The following sets of conditions are utilized in the alternative system:

  • 2d10 is rolled for range any time a combatant has selected a new target. This includes the initial combat round (when "previous" ranges have not been determined) and also occurs when a combatant neutralizes its previous target.
  • If 2d10 was rolled for a craft's range to its target in the previous round:
    • Use 1d10 for the range to its target during the next round if the result was ten or less.
    • Use 1d5 for the range to its target during the next round if the result was five or less.
  • If 1d10 was rolled for a craft's range to its target in the previous round:
    • Use 2d10 for the range to its target during the next round if the result was eight or nine.
    • Use 1d5 for the range to its target during the next round if the result was zero or one.
  • If 1d5 was rolled for a craft's range to its target in the previous round:
    • Use 1d10 for the range to its target during the next round if the result was two or higher.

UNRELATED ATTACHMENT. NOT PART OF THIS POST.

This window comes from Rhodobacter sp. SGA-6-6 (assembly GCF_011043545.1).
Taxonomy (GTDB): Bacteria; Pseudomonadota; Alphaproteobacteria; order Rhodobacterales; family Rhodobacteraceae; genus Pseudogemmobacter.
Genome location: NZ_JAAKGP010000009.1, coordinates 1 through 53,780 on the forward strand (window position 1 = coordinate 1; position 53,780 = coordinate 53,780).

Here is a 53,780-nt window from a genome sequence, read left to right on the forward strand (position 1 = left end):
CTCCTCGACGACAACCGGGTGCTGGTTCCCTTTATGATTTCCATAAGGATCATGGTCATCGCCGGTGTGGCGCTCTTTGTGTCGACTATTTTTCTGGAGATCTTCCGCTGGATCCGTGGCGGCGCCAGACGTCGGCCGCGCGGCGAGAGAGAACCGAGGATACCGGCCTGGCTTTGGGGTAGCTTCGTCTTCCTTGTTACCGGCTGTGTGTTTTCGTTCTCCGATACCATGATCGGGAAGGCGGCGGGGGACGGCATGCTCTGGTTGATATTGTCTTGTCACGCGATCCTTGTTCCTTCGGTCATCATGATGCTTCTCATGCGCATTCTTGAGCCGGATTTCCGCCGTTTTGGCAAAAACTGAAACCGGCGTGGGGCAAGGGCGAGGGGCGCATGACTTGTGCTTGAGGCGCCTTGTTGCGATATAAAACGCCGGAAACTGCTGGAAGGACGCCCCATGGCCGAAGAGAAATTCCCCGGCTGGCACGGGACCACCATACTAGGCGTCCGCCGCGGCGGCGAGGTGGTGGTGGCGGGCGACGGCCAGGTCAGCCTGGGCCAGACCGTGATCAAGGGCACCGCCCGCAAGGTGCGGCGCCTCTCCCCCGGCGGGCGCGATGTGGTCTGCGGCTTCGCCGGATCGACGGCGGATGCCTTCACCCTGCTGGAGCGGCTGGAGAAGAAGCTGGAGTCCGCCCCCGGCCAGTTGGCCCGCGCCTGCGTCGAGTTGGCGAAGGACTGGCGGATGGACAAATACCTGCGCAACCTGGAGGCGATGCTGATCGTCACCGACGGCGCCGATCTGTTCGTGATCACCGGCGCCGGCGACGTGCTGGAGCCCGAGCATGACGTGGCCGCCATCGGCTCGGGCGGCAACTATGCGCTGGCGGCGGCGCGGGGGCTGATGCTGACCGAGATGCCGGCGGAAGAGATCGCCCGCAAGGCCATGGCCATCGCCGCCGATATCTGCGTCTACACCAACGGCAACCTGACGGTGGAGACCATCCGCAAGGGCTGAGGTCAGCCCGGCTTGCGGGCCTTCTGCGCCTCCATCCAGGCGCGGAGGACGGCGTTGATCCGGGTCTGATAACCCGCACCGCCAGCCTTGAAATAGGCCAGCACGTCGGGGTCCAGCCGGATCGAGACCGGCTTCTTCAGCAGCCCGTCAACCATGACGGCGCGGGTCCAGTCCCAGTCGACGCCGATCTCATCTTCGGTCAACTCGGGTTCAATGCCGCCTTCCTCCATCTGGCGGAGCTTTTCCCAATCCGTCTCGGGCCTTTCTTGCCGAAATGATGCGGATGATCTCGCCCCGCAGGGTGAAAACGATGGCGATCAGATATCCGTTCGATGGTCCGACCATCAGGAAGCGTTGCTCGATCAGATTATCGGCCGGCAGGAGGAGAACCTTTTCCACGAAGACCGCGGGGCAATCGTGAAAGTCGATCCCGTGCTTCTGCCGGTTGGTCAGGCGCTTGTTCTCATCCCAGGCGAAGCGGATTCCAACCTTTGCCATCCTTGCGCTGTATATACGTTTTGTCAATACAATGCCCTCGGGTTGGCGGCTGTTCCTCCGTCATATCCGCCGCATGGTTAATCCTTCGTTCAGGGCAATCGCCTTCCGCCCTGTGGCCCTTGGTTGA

While this system may be a little more convoluted to implement, the end result is that combatants that close to within weapons range of their targets and will stay relatively close to them in most cases; the end result is generally more realistic.

Timing

The GM also must make a decision about the timing of actions. All actions have two phases: declaration and resolution (also referred to as Action and Reaction); timing is in reference to the resolution phase. The GM may elect to have Turn-Based or Simultaneous timing.

In Turn-based combat, all actions are resolved immediately after they are declared, before any other combatant gets an opportunity to declare their actions. This is the traditional RPG timing format and strongly favors combatants that go first in the order of battle (details on the order of battle are listed later in this sub-Chapter. The GM follows the order of battle, allowing the present combatant to declare and resolve their actions one at a time. As a result of a combatant's actions, an opposing combatant further down in the order of battle may be neutralized before they get a chance to declare any actions.